I've played viola for several years, and I'm starting to learn cello.

On the viola, I can use my 4th finger to play the same note as the next highest open string. We do this for convenience or the difference in tone, or to reach a higher note on the A string. I don't mind playing open strings on cello, though I know some people don't like them.

But there is a particular song that is all in first position except for a single E I need to play on the A string. Right before that I have to play a B, so there's no real way to shift up ahead of time, and whenever I try to shift or extend my hand everything gets way out of tune and I can't get back for a while.

I also have a really short pinky and sometimes it hurts just to play with it in first position, so extending it is not possible. How is this kind of shift normally done? I also tend to shift around my second finger, not my first if that matters, and the song is Battle Cry of Freedom.

  • I'm looking at sheet music for battle cry of freedom and I don't see a single higher pitch, regardless of key. Without seeing the music it's hard to say specifically, but from what you've described I would shift to fourth pos. On the preceding B (3rd finger D string), then 1st finger A string for the E, then come back down the A string when returning to 1st pos. For 4th pos. The thumb should basically be in the saddle with 1st finger directly opposing it.
    – MAA
    Commented Nov 3, 2017 at 14:22

2 Answers 2


Just like there's more than one place to play the open string notes, there's more than one place to play most notes. For example, you said that one of the difficulties of playing the high E is that you have to shift immediately right back down to play a B, but actually if you play that B on the D string it won't be that hard. Just play the high E with your first finger on the A string (we call that fourth position) and then—without shifting—you should be able to play the B on the D string with either your third finger or with an extended 2nd finger. We cellists actually spend a lot of time up in fourth position. I would recommend practicing a lot of fourth-position scales and practice getting in and out of that position. It's possible that you could play a lot of the notes there, and save the shift for easier places in the music.

By the way, although you should work to strengthen your fourth finger, it would not be normal technique on cello to use it to stretch all the way up to an E on the A string while staying in first position. Very few cellists have hands large enough to make that extension. We do stretch up to the D#/Eb fairly often, but not all the way to E. Instead, we tend to shift up to get it. That's one of the big differences in left-hand technique on cello vs violin/viola.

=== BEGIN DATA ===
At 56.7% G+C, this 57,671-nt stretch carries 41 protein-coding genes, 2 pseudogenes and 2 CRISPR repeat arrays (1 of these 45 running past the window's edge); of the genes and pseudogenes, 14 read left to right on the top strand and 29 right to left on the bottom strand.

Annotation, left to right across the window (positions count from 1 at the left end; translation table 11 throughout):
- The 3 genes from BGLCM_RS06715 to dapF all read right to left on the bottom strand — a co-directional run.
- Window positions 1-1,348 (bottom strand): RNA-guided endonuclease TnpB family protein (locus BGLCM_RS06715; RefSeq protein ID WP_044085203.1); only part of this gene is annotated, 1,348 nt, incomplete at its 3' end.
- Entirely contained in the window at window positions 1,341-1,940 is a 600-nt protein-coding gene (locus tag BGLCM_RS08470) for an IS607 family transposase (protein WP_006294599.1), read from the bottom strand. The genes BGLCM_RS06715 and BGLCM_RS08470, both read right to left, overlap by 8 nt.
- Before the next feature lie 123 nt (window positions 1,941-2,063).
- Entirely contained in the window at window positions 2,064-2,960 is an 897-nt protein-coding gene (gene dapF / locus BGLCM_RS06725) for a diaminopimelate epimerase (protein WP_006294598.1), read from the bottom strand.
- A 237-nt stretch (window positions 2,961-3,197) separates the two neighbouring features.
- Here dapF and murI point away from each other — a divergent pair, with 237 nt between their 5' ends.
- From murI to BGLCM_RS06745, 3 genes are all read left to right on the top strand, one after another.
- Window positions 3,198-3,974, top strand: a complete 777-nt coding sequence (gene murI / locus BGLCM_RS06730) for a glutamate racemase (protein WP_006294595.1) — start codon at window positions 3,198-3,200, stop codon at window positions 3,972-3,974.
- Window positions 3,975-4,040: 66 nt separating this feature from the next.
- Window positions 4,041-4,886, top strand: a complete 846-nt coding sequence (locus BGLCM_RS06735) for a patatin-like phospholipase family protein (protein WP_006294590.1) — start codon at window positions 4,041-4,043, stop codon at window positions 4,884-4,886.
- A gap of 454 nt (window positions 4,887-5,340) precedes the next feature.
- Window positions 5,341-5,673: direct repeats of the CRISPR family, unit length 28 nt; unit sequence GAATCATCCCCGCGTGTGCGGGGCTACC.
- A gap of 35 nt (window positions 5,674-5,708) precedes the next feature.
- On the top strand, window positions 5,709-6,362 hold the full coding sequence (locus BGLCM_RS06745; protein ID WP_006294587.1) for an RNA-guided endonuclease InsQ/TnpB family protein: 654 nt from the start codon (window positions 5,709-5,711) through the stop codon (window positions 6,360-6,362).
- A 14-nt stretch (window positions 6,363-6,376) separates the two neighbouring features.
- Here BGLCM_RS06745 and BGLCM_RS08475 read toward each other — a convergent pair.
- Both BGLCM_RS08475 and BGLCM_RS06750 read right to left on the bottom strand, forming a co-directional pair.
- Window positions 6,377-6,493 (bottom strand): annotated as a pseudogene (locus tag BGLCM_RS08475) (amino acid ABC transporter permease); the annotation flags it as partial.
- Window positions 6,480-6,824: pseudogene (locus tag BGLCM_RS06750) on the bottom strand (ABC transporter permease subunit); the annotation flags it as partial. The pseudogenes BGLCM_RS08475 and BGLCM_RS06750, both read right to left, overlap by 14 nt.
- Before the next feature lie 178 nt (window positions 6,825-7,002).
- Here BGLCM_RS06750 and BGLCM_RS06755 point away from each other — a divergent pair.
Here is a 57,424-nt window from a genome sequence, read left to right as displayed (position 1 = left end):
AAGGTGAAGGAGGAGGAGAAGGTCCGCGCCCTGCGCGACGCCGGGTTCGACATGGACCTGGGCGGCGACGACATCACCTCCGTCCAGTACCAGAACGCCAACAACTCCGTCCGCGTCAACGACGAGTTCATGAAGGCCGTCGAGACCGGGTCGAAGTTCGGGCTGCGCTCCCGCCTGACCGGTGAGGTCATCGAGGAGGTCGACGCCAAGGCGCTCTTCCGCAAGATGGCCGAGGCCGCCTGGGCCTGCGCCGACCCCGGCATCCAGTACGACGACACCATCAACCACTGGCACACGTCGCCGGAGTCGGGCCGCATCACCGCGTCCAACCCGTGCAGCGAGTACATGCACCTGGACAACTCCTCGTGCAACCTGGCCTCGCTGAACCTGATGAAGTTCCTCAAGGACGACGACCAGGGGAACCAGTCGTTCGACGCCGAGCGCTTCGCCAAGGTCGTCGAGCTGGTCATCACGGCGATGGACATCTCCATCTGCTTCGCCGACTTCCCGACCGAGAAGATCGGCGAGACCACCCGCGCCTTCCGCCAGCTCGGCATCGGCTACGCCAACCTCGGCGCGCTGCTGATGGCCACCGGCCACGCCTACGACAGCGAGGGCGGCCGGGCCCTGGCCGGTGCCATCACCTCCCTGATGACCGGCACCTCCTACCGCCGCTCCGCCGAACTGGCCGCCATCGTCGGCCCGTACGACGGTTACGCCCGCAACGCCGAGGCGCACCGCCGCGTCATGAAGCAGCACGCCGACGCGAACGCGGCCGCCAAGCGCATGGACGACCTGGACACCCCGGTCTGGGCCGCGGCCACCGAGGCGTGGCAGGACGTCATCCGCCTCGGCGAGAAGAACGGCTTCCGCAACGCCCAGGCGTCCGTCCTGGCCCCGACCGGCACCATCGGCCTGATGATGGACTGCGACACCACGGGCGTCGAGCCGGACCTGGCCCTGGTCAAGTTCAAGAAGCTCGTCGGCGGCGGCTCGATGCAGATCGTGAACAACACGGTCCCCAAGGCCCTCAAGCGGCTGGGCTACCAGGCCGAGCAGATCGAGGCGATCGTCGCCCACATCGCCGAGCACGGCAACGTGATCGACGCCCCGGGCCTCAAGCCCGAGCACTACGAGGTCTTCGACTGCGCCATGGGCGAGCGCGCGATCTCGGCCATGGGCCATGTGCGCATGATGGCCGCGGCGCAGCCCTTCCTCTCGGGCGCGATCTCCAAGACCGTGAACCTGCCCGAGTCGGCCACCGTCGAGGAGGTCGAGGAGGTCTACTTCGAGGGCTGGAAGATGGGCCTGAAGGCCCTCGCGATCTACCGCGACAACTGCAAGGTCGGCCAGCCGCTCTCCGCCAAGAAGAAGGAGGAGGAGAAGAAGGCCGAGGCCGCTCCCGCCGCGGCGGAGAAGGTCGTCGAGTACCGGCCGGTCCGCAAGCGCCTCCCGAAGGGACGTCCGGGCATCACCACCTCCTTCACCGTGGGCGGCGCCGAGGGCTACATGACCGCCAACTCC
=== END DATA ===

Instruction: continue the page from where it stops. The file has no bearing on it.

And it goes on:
• The problem is playing in a higher position on a lower string has a different tone, which I don't like as much
    – cat40
    Commented Aug 7, 2017 at 16:18
  • 1
    True, there's a brighter sound when playing on the A string as opposed to the D string, but sometimes playing the line fluidly supersedes the relatively subtle timbral difference. If there's a huge difference in the sound however, I'd suggest that you start working on that: the difference is real, but shouldn't be massive. Anyway, if all-A-string brightness is required for every note, you will have to use fourth finger in second position or maybe third finger in third position in order to play the E. it will take lots of practice to smoothe out the sound of shifting. @cat40 Commented Aug 7, 2017 at 16:24

Without seeing the music I can't be sure but it sounds like you have a very difficult jump to make in the music.

I would encourage you to practice changing positions on cello: It will greatly help you in the future to be able to change position without going out of tune.

Playing open-string notes on the string below is encouraged because of the afore mentioned quality of tone, which is considered very important for cello. It also allows the use of vibrato on that note, however this is mostly used when playing solo. In an ensemble vibrato tends to lead to a lower overall clarity.

Being a double bassist, I cannot say much else about cello (having only played it a few times to various degrees of success... Curse you and your strings tuned in fifths!), however I would encourage you to play notes on lower strings when possible. It may be the case that an open string is needed in this particular piece of music.

On a side note, doing exercises to increase the strength of your little finger would help to reduce this problem, since most of these notes would be played with that finger.


Your Answer

By clicking “Post Your Answer”, you agree to our terms of service and acknowledge you have read our privacy policy.

Not the answer you're looking for? Browse other questions tagged or ask your own question.